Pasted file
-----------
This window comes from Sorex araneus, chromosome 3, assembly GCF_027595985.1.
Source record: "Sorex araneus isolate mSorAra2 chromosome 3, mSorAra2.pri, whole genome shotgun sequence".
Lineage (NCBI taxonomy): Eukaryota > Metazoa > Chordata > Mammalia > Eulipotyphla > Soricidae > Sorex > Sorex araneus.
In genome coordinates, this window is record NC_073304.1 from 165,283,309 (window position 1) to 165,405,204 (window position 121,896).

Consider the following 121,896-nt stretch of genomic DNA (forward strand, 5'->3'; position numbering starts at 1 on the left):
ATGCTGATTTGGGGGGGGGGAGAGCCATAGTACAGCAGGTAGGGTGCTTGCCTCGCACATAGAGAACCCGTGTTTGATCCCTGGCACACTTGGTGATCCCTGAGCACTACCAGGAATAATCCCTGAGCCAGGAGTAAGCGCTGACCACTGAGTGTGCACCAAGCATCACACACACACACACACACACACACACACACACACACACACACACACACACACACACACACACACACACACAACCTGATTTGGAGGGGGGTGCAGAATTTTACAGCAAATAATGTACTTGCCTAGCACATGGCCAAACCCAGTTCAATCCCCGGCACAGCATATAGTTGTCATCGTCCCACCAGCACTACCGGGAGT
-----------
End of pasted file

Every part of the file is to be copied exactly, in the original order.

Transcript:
This window comes from Sorex araneus, chromosome 3, assembly GCF_027595985.1.
Source record: "Sorex araneus isolate mSorAra2 chromosome 3, mSorAra2.pri, whole genome shotgun sequence".
Lineage (NCBI taxonomy): Eukaryota > Metazoa > Chordata > Mammalia > Eulipotyphla > Soricidae > Sorex > Sorex araneus.
In genome coordinates, this window is record NC_073304.1 from 165,283,309 (window position 1) to 165,405,204 (window position 121,896).

Consider the following 121,896-nt stretch of genomic DNA (forward strand, 5'->3'; position numbering starts at 1 on the left):
ATGCTGATTTGGGGGGGGGGAGAGCCATAGTACAGCAGGTAGGGTGCTTGCCTCGCACATAGAGAACCCGTGTTTGATCCCTGGCACACTTGGTGATCCCTGAGCACTACCAGGAATAATCCCTGAGCCAGGAGTAAGCGCTGACCACTGAGTGTGCACCAAGCATCACACACACACACACACACACACACACACACACACACACACACACACACACACACACACACACACACACACAACCTGATTTGGAGGGGGGTGCAGAATTTTACAGCAAATAATGTACTTGCCTAGCACATGGCCAAACCCAGTTCAATCCCCGGCACAGCATATAGTTGTCATCGTCCCACCAGCACTACCGGGAGT